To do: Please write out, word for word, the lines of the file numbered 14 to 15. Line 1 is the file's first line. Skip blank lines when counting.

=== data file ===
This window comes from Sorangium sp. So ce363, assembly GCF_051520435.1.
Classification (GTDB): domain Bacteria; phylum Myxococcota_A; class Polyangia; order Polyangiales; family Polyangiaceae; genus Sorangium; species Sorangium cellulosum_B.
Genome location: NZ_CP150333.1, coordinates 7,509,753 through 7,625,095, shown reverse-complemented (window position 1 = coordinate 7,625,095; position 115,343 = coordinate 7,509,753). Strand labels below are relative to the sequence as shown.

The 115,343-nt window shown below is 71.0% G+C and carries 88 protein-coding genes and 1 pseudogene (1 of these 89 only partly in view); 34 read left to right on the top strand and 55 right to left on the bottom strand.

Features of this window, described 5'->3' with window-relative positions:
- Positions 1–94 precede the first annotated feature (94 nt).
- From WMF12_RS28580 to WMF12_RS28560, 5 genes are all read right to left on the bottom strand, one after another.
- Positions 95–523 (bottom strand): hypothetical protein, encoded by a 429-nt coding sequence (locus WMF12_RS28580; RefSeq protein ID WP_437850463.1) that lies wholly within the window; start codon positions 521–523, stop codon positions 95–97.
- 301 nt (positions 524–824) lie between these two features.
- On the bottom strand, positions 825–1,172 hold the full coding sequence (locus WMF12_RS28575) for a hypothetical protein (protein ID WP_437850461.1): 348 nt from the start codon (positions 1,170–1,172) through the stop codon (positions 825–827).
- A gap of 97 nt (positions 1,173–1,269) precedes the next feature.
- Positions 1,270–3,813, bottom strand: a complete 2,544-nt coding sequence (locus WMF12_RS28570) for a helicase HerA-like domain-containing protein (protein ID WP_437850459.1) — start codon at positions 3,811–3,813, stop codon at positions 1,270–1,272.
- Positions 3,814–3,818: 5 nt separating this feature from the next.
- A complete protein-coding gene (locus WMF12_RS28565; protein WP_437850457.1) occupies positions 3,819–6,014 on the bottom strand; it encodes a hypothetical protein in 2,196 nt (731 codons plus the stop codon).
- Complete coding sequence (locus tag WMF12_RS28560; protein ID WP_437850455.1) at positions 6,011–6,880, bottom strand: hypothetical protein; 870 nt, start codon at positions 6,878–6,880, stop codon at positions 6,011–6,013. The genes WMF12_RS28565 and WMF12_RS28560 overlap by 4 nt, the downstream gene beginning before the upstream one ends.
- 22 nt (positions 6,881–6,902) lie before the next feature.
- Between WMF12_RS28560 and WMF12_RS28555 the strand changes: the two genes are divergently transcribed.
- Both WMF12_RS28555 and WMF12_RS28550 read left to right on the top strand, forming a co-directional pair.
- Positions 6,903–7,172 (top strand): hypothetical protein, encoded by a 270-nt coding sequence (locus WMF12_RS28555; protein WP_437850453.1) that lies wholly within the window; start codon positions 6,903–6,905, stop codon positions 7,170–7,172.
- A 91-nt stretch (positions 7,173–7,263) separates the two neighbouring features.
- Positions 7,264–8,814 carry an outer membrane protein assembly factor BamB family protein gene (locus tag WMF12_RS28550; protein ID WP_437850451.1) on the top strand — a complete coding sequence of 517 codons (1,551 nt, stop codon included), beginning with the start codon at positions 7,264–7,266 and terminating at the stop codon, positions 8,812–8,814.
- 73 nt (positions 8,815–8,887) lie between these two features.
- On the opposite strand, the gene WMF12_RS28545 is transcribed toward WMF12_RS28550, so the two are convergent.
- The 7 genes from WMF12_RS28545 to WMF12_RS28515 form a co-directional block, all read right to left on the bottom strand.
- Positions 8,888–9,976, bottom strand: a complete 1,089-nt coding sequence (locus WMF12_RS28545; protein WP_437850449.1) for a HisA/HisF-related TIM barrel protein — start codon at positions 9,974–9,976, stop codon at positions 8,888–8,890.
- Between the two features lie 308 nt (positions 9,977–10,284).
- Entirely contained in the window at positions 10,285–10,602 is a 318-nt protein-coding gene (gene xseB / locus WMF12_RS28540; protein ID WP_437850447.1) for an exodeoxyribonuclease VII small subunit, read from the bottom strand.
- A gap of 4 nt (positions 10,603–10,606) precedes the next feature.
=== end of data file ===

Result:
- A complete protein-coding gene (locus WMF12_RS28565; protein WP_437850457.1) occupies positions 3,819–6,014 on the bottom strand; it encodes a hypothetical protein in 2,196 nt (731 codons plus the stop codon).
- Complete coding sequence (locus tag WMF12_RS28560; protein ID WP_437850455.1) at positions 6,011–6,880, bottom strand: hypothetical protein; 870 nt, start codon at positions 6,878–6,880, stop codon at positions 6,011–6,013. The genes WMF12_RS28565 and WMF12_RS28560 overlap by 4 nt, the downstream gene beginning before the upstream one ends.